Yes, that’s exactly what you get when you live and work in India! I wasn’t actually going to post anything today, but after getting home and thinking back on the day, I couldn’t really help myself. It was the kind of day that you don’t experience… Ever!

We started off taking a rickshaw to work. Which we always do, but I wish I had filmed this trip. It’s rather hot here, and sitting in the cool breeze of the open carriage is awesome in the morning. Plus, it’s the fastest method of travel in heavy traffic, and it costs us between 20-60 rupees (2-6 NOK). Our driver today decided he didn’t want to deal with traffic, so he took us out into the oncoming lane. I am usually pretty calm in these things even though, if you are a bit anxious about driving, you are going to feel like you are crashing every twenty seconds. This time, however, veering through oncoming cars and people and cows and whatnot, I was pretty sure it was my last moment in this world. It turned out alright, of course, as it has a tendency to do with everything in this city.

Arriving in Godrej IT Park, M4 office, we headed to the last day of inauguration where we got a very good and inspiring seminar about people with disabilities, and how we need to change mindset about disabilities.

Upon leaving the office, we see a bunch of people standing near the pond on one side of the building, looking at some workers emptying it. It turns out a little turtle is hiding in a waterpipe at the bottom of the dirty pond with polluted water, unable to get out, so they need to save it. Which they do, and after cleaning it of the muddy water and making sure it’s okay, the first thing they do is show it to us and let us hold it. It’s funny, because all the people standing around really wanted us to experience this, and no one swooped in to touch it or anything until they were certain we had held it and gotten a picture. I think it’s a good example of the love and pride Indians have of what their country has to offer, and their kindness towards foreigners – or firang – as they call us.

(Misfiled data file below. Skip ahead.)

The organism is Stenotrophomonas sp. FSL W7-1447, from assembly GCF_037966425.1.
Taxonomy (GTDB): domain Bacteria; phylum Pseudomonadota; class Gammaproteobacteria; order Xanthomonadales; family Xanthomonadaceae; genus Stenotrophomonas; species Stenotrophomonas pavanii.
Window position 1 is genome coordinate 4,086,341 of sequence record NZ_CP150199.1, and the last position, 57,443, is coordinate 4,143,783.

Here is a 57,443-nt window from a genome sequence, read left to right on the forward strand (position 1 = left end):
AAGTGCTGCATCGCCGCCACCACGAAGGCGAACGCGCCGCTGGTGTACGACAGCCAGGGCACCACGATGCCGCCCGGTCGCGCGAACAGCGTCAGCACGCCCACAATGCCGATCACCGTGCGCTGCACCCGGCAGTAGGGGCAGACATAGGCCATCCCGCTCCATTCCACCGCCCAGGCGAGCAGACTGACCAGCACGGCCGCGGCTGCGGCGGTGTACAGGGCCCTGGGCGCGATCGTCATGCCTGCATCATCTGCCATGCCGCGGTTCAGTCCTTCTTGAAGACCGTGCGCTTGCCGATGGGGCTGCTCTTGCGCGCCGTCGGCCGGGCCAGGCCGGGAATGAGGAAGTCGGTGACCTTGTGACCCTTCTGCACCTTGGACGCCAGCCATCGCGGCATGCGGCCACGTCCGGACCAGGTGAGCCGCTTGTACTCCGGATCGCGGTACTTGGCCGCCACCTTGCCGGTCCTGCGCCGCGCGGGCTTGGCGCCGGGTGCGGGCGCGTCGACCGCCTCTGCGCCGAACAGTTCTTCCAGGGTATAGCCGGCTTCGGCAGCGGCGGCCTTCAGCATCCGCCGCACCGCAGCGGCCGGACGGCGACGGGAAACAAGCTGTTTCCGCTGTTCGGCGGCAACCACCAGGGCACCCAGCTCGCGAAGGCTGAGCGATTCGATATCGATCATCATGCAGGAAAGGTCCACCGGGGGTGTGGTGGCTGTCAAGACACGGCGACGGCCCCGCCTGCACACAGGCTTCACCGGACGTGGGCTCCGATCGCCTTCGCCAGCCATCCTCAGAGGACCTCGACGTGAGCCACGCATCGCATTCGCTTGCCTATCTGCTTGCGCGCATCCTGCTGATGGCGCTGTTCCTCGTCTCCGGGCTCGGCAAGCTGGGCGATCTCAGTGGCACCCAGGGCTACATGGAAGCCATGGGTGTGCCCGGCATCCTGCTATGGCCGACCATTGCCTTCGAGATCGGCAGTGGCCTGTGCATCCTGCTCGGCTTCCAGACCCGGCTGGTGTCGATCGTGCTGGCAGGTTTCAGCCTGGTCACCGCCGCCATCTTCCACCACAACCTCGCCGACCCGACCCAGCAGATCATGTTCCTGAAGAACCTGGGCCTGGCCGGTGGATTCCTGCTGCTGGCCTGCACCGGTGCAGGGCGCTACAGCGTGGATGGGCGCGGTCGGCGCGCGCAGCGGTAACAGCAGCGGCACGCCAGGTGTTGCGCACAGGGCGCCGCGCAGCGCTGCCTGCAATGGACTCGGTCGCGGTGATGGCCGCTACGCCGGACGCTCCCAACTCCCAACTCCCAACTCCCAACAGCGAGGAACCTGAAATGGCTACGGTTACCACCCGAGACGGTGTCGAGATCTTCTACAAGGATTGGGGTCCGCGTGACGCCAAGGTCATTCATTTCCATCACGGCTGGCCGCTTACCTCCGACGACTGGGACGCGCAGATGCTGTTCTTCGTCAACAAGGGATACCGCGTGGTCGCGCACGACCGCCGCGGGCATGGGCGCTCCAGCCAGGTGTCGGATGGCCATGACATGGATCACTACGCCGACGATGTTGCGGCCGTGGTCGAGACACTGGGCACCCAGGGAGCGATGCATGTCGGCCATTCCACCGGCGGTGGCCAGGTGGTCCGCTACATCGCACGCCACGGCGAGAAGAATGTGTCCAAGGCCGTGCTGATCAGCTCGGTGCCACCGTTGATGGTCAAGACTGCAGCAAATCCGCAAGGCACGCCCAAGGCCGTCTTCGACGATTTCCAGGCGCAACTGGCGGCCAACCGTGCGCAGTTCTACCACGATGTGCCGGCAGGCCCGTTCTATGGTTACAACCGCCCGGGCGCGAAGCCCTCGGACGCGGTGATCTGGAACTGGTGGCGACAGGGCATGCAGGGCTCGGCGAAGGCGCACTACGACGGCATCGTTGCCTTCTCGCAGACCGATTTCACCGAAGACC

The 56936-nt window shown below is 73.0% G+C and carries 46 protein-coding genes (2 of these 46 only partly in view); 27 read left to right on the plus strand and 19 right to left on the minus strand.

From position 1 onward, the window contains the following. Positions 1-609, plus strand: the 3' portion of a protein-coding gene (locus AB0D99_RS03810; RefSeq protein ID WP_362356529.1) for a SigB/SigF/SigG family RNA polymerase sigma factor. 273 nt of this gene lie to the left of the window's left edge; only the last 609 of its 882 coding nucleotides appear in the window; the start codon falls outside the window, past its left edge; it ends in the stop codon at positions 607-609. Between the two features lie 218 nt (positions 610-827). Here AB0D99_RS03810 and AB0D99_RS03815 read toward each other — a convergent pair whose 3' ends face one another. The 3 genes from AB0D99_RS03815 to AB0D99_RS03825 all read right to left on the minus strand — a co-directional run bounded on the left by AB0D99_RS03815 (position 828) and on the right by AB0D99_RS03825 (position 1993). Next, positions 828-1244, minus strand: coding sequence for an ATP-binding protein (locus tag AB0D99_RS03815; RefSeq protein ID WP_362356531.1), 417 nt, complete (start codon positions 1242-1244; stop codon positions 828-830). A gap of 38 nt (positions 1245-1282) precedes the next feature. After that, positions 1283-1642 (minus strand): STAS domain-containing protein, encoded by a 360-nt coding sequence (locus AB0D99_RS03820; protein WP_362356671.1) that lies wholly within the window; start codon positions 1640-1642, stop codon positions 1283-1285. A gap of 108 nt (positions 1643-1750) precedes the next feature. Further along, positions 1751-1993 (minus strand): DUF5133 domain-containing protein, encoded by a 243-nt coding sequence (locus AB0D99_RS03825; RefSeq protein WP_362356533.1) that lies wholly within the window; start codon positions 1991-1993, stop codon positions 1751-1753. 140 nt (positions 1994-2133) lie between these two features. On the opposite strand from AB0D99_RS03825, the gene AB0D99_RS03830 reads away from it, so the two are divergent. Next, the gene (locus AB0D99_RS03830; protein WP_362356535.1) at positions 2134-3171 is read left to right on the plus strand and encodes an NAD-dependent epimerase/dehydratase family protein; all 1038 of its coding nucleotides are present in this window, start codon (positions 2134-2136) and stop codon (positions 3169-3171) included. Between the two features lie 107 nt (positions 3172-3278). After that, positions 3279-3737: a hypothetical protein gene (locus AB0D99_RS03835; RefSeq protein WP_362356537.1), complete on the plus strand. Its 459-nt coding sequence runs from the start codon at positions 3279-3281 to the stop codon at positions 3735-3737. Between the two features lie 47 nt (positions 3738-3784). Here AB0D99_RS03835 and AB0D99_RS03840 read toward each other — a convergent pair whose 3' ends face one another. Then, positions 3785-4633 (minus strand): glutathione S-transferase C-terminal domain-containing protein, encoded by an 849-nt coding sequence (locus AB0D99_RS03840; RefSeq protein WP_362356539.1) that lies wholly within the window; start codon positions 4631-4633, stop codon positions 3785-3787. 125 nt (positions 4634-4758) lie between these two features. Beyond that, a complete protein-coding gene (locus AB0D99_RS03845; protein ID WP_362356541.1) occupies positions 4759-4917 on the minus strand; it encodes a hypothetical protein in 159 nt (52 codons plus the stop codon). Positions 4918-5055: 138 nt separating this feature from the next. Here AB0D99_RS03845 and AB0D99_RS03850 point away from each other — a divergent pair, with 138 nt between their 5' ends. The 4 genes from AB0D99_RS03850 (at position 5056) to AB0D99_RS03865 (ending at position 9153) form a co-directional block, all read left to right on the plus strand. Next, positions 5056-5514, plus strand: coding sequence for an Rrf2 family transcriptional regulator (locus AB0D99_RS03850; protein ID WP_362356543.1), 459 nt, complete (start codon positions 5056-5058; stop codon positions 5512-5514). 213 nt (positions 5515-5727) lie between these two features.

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Emptying the pool

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Finally got it out!

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Andrea gets to hold it.

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Cute little thing, no?

I went off on a meeting with the project leader of the project covering services for the Norwegian post office. We decided to try and find a suitable position for me there, with regards to me having some technical expertise as well as a good network on the Norwegian side. I can thus contribute both on the front and back end. It’s a good project for me, as I can get a place in the project on the Norwegian side when I get home as well.